The Gospel stories of Christmas speak of God’s love invested in a defenseless newborn baby. Through him come salvation, joy and promise of peace for people of good will. This message is always at odds with the news headlines at any Christmastime. These are always full of war, tyranny and the doings of people of bad will.
For many Christians the gentle images of the first coming of Christ in Bethlehem have often clashed with the images of the second coming of Christ at the end of time. The strange beasts of the Book of Revelation joined in cosmic battle before God’s ultimate triumph can inspire terror and foreboding that overwhelm the fresh promise of Christ’s birth.
The Irish writer, W. B. Yeats, wrote a poem, The Second Coming, nearly 100 years ago, at the end of the First World War with its massive slaughter and social change, and at the beginning of Civil War in Ireland. It evokes fear of the loss of any sense of stability and decency. It still speaks powerfully today in the threat we see to democratic institutions and to peaceful relationships between nations:
Mere anarchy is loosed upon the world,
The blood-dimmed tide is loosed, and everywhere
The ceremony of innocence is drowned;
The best lack all conviction, while the worst
Are full of passionate intensity.
Yeats expresses his fear for the future through the symbolism of the Book of Revelation. He portrays his age, not as a Second Coming, but as a Second Birth, as full of menace and chaos as Christ’s birth was full of reassurance and humanity. The poem concludes:
And what rough beast, its hour come round at last,
Slouches towards Bethlehem to be born?
In Christian faith neither the domestication of the Christmas stories nor the terrors inspired by the images of the Book of Revelation catch the seriousness of Christmas nor the hope expressed in Christ’s Second Coming.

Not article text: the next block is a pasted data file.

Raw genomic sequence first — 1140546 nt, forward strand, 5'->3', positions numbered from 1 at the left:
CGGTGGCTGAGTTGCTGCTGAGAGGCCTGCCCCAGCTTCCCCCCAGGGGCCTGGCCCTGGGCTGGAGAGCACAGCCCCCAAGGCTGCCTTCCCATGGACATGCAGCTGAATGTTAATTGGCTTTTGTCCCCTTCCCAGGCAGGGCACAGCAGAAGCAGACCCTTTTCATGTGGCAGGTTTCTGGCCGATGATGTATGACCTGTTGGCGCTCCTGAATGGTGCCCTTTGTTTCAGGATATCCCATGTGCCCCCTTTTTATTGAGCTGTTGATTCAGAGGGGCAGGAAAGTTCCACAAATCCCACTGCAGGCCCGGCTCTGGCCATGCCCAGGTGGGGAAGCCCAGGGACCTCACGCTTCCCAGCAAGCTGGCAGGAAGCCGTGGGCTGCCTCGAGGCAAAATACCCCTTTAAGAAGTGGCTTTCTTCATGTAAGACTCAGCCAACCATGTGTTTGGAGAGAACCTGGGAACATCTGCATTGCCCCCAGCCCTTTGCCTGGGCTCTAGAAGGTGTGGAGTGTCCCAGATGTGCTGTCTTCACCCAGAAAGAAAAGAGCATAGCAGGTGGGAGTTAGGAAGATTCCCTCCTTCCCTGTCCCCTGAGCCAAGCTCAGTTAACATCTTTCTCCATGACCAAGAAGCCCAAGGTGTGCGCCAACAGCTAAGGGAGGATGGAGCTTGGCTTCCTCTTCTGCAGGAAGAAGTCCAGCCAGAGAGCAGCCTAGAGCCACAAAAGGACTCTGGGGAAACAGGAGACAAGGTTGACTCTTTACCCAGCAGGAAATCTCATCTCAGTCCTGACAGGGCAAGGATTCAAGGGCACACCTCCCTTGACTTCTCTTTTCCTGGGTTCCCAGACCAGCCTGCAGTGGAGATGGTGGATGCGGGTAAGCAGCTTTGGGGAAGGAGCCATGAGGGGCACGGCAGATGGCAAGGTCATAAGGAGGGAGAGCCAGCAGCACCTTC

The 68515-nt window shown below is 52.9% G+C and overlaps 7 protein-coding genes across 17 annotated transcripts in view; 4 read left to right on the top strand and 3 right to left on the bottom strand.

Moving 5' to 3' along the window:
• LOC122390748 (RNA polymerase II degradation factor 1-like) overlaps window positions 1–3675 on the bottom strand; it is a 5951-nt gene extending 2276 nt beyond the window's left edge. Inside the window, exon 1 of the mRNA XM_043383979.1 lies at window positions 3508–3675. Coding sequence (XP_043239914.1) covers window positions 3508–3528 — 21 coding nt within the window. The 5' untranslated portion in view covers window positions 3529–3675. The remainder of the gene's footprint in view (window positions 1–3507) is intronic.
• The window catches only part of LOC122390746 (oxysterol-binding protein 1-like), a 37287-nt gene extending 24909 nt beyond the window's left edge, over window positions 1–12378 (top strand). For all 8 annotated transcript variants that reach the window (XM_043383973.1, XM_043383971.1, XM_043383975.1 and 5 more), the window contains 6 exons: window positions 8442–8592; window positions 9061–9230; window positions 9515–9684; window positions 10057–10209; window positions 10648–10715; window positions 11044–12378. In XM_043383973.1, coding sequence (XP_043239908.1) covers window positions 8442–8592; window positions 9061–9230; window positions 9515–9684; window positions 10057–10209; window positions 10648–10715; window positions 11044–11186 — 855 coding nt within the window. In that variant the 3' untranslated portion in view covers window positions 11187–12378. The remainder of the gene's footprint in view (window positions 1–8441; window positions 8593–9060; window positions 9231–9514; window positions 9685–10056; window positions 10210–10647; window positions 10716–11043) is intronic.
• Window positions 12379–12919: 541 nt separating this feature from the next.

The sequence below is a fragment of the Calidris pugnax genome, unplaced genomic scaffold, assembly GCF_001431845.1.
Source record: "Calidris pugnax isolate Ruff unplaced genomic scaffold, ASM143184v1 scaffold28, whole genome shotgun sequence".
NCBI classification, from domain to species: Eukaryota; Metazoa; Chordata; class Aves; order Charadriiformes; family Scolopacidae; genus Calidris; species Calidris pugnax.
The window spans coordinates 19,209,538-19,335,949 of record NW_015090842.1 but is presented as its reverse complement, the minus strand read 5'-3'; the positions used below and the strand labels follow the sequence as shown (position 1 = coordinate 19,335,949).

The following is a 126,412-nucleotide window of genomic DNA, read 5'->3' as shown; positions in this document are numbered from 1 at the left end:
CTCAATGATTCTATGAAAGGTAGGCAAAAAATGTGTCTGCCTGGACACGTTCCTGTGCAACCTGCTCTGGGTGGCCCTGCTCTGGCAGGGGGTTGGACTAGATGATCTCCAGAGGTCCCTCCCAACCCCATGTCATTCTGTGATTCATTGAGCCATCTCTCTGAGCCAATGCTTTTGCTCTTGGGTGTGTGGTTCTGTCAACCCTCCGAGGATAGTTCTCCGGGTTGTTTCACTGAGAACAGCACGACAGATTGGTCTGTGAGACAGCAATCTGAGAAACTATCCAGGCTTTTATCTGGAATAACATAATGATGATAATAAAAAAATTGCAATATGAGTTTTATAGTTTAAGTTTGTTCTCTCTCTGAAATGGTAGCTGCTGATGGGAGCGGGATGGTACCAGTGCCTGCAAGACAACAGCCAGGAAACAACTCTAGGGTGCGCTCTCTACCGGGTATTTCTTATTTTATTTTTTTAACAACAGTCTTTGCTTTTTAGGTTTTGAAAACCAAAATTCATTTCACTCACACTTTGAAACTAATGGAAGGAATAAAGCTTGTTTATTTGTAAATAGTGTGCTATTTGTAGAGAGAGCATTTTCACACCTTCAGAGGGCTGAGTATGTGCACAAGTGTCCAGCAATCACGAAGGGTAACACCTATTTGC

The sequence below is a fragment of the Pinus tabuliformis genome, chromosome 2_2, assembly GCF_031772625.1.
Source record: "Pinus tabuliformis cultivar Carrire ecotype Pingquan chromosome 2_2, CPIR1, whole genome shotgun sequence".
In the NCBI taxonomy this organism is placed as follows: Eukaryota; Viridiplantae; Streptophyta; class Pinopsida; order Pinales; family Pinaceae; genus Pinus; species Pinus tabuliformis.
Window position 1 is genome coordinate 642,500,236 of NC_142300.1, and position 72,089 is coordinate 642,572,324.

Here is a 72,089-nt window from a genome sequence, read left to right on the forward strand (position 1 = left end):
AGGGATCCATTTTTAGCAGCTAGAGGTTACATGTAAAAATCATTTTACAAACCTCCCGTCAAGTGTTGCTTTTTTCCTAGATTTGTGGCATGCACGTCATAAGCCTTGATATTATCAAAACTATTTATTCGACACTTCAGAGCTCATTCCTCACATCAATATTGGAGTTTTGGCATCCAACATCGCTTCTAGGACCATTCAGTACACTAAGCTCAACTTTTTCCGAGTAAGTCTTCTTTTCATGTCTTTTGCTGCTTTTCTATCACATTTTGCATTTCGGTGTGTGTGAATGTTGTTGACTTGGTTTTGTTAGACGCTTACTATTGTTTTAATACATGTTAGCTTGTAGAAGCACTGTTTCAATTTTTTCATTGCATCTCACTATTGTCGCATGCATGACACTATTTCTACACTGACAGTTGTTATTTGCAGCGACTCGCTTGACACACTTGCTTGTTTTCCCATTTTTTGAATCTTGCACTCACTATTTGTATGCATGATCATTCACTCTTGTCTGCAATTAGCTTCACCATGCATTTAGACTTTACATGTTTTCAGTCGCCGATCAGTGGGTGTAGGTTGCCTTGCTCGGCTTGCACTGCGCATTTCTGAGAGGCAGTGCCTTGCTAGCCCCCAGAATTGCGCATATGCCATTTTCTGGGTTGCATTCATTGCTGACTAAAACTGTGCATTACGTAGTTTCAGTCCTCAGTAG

The Christmas stories tell of the hardships of travel forced by the Roman authorities in order to collect taxes, of homelessness, and of flight from a murderous tyrant. They remind us that the life promised us will come through Christ’s later execution. In Christ God is with us for the long haul, and life comes through death.
For the early Christians, too, Christ’s second coming was a source of hope in their reality of persecution and expulsion from their Jewish communities. It speaks about hanging in and trusting that God will triumph in our lives through vulnerability.
The baby in the stable became the man on the cross and the Christ who will come again. The birth, death, resurrection and second coming of Christ all speak of God’s great love for us.
For us in Jesuit ministries, who come from many religious and other traditions, our work and our relationships are based in love. Nothing else will keep us hanging in through times that are always testing.